Telephony Basics Pt 3

Reading Time: 2 minutes

This article was originally posted to my old blog on January 23, 2012.

One of the first things that I learned in my foray into the world of telephony was how to effectively use a cable toner.  Although I had used a toner before to trace network cabling, it was a different ball game using it with 66 and 110 blocks instead of modular patch panels.  For those who might not know, a cable toner consists of two parts, the tone generator, and the probe.

The probe detects the tone(signal) placed on the copper line and generates an audible sound.  The stronger the signal is, the louder the sound will be.  In telephony, you usually plug the tone generator into a station cable that is in need of identification and then you take the probe into the IDF.  When you get to the IDF, you can run the probe up and down the rows of the 66 blocks, but that method won’t always get you the results you want.  An experienced telephone guy taught me to hold the probe in one hand near your ear (so you can hear it well) and then use a finger on your other hand to run down the conductors.  When you hear a tone, you can isolate it by using your finger to touch only one pair of conductors.  For example, if the tone is coming on the blue/white cable pair you should be able to place your finger on the orange/white pair and not hear the tone, but when on the blue/white you will hear the tone.  There is only one drawback to the finger method… phones use voltage to ring which means that if you happen to hit a ringing line, it might bite a bit.

My particular model of toner is a Fluke Networks IntelliTone which has a digital tone option.  This comes in handy when there is a digital phone signal or data signal on the line.  Using this option is the same as the analog method, but many times it will power through noise on the line.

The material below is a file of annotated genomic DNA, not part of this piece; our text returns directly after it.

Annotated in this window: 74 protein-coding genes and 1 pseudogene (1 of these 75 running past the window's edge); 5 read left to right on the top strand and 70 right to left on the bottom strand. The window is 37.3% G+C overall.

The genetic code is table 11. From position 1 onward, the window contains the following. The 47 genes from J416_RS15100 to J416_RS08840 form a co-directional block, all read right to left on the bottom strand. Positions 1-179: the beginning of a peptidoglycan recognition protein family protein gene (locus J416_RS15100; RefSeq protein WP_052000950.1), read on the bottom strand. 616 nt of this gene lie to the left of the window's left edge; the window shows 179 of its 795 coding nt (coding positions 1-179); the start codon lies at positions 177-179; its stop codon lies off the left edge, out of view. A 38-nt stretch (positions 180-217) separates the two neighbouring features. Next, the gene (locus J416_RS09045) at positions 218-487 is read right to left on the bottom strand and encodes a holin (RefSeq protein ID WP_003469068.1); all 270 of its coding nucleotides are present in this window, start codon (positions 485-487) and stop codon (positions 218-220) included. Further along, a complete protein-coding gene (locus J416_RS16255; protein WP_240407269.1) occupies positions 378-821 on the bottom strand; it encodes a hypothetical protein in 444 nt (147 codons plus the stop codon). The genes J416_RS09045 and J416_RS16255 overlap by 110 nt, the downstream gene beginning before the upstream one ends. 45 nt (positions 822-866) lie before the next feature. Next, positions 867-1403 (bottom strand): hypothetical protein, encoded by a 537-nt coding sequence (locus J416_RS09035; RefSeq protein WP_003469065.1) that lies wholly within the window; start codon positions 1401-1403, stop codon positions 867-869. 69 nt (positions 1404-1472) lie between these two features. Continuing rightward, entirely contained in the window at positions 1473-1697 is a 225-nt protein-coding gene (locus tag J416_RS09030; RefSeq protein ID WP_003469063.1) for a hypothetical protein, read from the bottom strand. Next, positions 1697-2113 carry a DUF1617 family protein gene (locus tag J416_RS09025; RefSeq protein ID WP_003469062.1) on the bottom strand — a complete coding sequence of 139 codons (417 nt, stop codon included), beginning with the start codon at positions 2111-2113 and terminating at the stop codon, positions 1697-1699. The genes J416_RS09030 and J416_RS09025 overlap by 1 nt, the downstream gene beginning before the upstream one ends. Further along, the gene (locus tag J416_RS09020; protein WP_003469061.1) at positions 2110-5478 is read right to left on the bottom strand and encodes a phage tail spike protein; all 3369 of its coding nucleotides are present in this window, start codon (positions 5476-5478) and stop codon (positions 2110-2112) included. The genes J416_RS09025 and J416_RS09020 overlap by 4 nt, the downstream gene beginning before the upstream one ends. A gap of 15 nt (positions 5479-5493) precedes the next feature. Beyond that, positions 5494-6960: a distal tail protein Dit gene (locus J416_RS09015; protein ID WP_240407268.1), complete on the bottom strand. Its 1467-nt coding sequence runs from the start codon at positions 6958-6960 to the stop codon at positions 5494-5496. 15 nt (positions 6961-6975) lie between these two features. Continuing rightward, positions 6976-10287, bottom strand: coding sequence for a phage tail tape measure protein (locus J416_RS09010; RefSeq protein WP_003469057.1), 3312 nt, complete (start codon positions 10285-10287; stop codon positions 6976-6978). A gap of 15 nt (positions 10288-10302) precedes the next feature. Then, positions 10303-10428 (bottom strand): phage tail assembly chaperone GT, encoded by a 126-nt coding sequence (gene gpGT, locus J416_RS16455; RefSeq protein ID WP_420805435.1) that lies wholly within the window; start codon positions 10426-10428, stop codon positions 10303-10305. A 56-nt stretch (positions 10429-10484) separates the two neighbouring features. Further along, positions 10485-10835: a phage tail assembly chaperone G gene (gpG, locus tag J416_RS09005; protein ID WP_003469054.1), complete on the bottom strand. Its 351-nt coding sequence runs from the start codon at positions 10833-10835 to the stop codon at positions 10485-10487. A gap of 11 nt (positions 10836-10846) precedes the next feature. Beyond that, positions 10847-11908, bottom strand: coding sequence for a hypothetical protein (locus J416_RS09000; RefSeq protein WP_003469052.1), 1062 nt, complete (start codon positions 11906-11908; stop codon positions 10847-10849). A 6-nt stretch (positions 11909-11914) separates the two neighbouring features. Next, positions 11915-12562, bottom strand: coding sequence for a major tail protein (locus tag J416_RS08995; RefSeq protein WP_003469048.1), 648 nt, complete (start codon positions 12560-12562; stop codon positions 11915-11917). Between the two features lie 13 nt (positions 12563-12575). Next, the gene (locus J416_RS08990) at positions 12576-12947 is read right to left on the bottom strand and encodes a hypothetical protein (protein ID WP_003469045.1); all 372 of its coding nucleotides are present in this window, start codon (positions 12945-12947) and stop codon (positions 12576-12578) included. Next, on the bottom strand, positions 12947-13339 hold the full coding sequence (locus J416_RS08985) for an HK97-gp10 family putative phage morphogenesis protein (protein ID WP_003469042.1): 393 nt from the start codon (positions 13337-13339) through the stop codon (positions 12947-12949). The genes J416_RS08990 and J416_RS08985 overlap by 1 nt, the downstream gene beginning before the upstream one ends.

Another thing to keep in mind when toning out cables is how the color code corresponds with a modular jack.  Remember that most telephone cabling now uses the same color code as Ethernet.  Because of the switch to VoIP, cabling is often now run as all CAT5e or 6 and then used for voice.  When this is done and you plug in your tone generator, the tone will go on the blue/white pair (pins 4 and 5) since they are in the position for “line 1”.  To split out the pairs you would have to have a “banjo” that has a modular jack on one end and conductors on the other corresponding to each pair.

Sometimes phone installers will split a CAT5e cable into two jacks with blue/white and orange/white on one jack, and green/white and brown/white on the other jack.  In this configuration green/white and brown/white are wired to the blue/white and orange/white pins on the jack.